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Is Placing a Whistleblower Under Surveillance Actionable Retaliation?

Yes – placing a whistleblower under surveillance can be actionable retaliation. The elements of a retaliation claim are not uniform, but generally require the whistleblower to prove the following:

  • She engaged in protected activity;

  • Her employer knew about the protected activity;

  • Her employer took an adverse action against her; and

  • The protected activity in some way caused the adverse action.

The Supreme Court has held that a materially adverse action is one that would “dissuade[] a reasonable worker from” engaging in protected activity and exercising her legal rights. Burlington Northern & Santa Fe Ry. Co. v. White, 548 U.S. 53, 68 (2006).  As placing an employee under surveillance would dissuade a reasonable person from exercising her legal rights, such surveillance can be actionable.  See, e.g., Hubbell v. FedEx SmartPost, Inc., 933 F.3d 558, 570 (6th Cir. 2019)

In Kazcmarek v. County of Lackawanna Transit System, the court held that surveillance of an employee who elected to take advantage of her FMLA rights could prove sufficient in and of itself to establish an adverse employment action. 2017 WL 5499160 at 3 (M.D. Pa. 2017). Citing four other cases that came to the same conclusion, the court concluded that “. . . secretive surveillance of an employee may constitute and adverse employment action sufficient to support a claim of retaliation.” Id.  In addition, the court noted: “As any reasonable person may suspect, if an employer hires private investigators to surveil an employee on FMLA leave,” employees could be dissuaded from exercising their rights to benefit from the FMLA to avoid being placed under surveillance. Id. 

In Cichonke v. Bristol Township, the court in denying summary judgment recognized that surveillance could present evidence of antagonism so that “. . . it is possible that a reasonable jury could find that such conduct was an adverse employment action.” 2015 WL 8764744 at 19 (E.D. Pa. 2015).

Similarly, the Third Circuit in Anderson v. Davila held that surveillance initiated after the plaintiff exercised his legal rights could be retaliation. 125 F.3d 148, 163 (3d Cir. 1997).  In assessing whether visual surveillance and photographs taken of the plaintiff and his attorney was retaliation, the court held that where surveillance was initiated as a direct result of the plaintiff attempting to exercise his rights, he would be able to prevail in proving retaliation. Retaliation was especially likely in this case, the court held, since the defendant “effectively abandoned its attempt to come up with a credible reason for investigating or following” the plaintiff. Id.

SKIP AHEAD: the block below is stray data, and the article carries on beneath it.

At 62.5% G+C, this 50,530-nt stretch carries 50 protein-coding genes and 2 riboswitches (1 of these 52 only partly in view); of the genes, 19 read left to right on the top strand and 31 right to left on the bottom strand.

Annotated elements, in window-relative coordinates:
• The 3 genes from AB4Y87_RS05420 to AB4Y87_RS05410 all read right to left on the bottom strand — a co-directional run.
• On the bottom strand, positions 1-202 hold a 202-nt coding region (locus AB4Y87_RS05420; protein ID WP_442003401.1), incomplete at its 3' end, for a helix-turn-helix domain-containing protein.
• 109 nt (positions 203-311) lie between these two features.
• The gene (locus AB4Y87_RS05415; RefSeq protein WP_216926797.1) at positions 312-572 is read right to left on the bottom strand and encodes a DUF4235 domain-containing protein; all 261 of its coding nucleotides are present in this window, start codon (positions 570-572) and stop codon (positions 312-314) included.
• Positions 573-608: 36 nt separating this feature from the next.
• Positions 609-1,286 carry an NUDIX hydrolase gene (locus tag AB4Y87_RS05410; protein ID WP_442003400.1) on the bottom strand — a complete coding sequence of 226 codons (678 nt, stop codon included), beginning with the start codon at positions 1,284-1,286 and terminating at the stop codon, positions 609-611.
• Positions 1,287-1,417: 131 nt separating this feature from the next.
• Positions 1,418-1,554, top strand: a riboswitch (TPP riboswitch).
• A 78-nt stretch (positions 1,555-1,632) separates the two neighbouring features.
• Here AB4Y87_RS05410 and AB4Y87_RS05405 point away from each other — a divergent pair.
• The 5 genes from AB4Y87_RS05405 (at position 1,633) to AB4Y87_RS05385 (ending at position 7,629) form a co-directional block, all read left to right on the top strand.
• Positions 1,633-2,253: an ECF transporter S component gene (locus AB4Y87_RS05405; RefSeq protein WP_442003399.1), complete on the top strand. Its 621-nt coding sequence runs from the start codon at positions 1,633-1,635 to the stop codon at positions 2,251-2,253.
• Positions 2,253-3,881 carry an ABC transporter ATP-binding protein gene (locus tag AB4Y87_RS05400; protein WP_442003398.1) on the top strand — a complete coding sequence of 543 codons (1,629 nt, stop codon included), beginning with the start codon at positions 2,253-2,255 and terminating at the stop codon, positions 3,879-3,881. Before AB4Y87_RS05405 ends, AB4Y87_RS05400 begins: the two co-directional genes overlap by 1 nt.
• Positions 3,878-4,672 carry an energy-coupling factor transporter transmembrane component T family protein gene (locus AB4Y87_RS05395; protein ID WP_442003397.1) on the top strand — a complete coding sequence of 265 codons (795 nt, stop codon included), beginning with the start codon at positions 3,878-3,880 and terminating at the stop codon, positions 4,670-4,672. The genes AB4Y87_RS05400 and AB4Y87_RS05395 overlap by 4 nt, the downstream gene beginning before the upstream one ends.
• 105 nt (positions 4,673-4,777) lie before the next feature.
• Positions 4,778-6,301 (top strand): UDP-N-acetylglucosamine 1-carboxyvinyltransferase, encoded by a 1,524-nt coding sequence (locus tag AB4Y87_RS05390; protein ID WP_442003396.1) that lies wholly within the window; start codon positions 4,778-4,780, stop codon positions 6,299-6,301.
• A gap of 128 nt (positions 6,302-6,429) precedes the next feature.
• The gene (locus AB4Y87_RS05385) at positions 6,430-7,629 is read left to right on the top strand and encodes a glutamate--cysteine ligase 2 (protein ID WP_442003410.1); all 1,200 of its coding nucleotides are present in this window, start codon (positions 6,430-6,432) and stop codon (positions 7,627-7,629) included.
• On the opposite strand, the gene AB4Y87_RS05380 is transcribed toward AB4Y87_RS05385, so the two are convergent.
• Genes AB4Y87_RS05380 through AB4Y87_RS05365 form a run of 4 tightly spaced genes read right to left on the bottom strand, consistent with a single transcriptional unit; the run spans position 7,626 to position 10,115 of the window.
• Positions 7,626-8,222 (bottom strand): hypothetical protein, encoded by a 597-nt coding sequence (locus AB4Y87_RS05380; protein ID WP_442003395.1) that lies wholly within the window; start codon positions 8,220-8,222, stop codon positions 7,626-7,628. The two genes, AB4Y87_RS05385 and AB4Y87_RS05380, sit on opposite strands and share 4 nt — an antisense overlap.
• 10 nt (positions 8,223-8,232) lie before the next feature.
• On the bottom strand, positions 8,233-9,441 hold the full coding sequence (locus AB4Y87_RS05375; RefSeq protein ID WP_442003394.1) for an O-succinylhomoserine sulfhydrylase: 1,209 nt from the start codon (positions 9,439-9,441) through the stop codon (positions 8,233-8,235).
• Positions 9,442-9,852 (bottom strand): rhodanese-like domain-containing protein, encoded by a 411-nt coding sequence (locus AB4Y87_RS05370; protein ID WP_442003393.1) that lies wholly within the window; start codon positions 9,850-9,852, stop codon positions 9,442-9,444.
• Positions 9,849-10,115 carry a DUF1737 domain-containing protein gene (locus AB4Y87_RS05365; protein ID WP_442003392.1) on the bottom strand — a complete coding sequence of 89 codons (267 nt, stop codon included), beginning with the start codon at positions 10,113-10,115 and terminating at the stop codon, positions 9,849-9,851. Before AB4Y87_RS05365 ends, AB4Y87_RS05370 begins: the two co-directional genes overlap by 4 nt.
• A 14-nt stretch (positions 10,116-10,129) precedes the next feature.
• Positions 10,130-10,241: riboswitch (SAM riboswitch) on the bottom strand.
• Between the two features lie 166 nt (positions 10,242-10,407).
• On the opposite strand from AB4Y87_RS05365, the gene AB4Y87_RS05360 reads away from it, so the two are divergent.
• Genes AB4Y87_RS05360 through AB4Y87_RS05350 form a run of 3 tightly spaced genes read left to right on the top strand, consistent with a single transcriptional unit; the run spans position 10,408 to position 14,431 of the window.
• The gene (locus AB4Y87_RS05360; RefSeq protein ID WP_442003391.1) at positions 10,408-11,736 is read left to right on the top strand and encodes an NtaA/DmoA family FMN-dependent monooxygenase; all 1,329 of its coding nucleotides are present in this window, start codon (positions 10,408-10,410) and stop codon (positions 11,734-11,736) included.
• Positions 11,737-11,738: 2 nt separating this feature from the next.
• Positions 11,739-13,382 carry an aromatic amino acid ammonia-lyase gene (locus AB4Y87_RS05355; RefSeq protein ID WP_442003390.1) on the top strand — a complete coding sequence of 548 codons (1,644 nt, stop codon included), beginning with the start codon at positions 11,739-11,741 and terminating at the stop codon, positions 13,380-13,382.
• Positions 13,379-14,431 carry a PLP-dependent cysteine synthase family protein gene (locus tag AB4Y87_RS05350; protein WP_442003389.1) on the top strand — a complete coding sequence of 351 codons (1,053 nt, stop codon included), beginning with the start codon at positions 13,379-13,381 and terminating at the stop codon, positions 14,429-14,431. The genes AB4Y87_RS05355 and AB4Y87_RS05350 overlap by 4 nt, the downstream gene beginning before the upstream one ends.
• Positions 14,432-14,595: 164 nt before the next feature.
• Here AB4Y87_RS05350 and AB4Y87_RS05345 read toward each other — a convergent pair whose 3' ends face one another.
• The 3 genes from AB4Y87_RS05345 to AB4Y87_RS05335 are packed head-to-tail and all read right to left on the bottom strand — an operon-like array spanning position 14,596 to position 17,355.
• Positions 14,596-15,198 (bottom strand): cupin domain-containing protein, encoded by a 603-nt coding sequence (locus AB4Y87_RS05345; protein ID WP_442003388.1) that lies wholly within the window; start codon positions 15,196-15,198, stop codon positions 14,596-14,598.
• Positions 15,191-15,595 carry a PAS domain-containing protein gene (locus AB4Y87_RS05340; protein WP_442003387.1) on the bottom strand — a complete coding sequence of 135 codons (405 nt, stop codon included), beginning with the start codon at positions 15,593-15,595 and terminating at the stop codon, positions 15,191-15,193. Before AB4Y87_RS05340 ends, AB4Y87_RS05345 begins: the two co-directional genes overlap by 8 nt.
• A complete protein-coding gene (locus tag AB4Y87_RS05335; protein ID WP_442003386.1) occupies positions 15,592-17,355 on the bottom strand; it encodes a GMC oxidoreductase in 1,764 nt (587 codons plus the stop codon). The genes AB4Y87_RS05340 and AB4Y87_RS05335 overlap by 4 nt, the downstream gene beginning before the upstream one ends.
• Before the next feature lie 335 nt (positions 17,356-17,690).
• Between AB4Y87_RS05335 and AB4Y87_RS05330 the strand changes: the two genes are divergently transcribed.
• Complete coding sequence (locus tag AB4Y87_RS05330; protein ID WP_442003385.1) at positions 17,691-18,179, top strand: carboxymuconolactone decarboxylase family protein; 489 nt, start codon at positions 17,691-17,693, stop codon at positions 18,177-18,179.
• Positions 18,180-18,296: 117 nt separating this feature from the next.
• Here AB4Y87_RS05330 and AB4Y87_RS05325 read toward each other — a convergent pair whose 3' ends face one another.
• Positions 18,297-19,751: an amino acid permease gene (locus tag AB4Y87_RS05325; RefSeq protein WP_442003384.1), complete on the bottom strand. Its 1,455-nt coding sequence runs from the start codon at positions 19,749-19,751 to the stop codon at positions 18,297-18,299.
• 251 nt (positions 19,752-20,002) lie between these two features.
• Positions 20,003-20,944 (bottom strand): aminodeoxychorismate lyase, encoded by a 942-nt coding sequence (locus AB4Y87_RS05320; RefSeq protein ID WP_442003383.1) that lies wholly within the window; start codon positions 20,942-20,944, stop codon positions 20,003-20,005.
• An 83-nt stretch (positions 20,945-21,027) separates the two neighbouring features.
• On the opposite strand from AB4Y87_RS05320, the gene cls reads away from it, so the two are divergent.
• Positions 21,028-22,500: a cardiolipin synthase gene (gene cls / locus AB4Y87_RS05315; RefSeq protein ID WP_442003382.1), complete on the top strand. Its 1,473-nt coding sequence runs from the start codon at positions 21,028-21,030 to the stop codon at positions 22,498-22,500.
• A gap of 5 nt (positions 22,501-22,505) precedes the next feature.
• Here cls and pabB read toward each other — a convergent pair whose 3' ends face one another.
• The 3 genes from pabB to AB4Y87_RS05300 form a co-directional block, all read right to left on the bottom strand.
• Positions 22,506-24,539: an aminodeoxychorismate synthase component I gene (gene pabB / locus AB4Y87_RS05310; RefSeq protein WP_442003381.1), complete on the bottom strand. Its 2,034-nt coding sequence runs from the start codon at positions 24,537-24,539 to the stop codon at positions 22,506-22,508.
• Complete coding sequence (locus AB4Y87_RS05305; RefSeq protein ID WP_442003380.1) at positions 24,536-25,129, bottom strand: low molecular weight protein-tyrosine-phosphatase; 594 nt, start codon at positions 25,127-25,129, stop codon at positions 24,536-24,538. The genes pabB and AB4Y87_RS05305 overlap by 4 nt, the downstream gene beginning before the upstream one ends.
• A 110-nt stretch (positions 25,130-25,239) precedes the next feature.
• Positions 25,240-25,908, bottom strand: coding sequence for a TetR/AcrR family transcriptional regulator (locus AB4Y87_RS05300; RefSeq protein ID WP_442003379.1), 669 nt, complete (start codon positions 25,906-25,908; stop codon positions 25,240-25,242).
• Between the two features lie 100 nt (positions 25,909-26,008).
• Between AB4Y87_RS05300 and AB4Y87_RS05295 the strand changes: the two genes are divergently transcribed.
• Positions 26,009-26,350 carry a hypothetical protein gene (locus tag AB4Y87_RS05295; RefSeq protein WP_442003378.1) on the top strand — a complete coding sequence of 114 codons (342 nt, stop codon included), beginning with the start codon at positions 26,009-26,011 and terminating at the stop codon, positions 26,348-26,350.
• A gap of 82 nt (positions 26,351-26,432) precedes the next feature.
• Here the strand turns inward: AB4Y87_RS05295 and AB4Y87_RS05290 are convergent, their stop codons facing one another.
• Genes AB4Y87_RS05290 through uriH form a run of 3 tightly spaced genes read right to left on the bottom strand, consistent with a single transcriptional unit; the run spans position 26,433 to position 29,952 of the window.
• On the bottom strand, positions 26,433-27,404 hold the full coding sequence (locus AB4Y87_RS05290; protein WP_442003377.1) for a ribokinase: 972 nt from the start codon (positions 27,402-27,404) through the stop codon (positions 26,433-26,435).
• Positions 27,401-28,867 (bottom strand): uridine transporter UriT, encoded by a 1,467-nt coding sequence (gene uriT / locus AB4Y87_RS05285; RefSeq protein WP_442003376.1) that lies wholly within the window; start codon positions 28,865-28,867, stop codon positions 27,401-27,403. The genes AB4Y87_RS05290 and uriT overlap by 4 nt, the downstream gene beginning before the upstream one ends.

By placing an employee or ex-employee under surveillance after that employee has engaged in protected activity, an employer dissuades other employees from exercising their legal rights. In the case of a whistleblower who discloses misconduct, placing that person under surveillance after she blows the whistle would likely dissuade other employees from speaking up for fear of being placed under surveillance. Surveillance infringes on an employee’s privacy and pries into her private life. An employer who seeks to retaliate may place an employee under surveillance in an attempt to find a pretextual reason for discipline or termination. See Hairston v. Gainesville Sun Publ’g Co., 9 F.3d 913, 921 (11th Cir. 1993) (quoting Schlei & Grossman, Employment Discrimination Law, 554 (2d ed. 1983))

© 2020 Zuckerman LawNational Law Review, Volume X, Number 216


About this Author

Jason Zuckerman, Whistleblower Litigation Attorney, Washington DC  Law Firm

Described by the National Law Journal as a “leading whistleblower attorney,” Jason Zuckerman litigates whistleblowe r retaliation, whistleblower rewards, wrongful discharge, and other employment-related claims. His practice focuses on representing senior executives and senior professionals in high-...

(202) 262-8959
Katherine Krems Zuckerman discrimination, sexual harassment, whistleblower retaliation

Katherine Krems represents employees in discriminationsexual harassment, and whistleblower retaliation cases.  She is focused on finding creative solutions and maximizing her clients’ recoveries.  Prior to law school, she worked on policy reforms in Congress to strengthen the rights of workers, women, and marginalized groups.  During law school, she was Senior Articles Editor of the Federal Communications Law Journal and served as a student attorney with Rising for Justice and an intern at the D.C. Coalition Against Domestic Violence.  Katherine has a law degree from the George Washington University Law School and an M.A. in Nonfiction Writing from Johns Hopkins University, and she has taught writing workshops for middle school students in the D.C. Public Schools.  She is admitted to practice in Maryland.

(202) 262-8959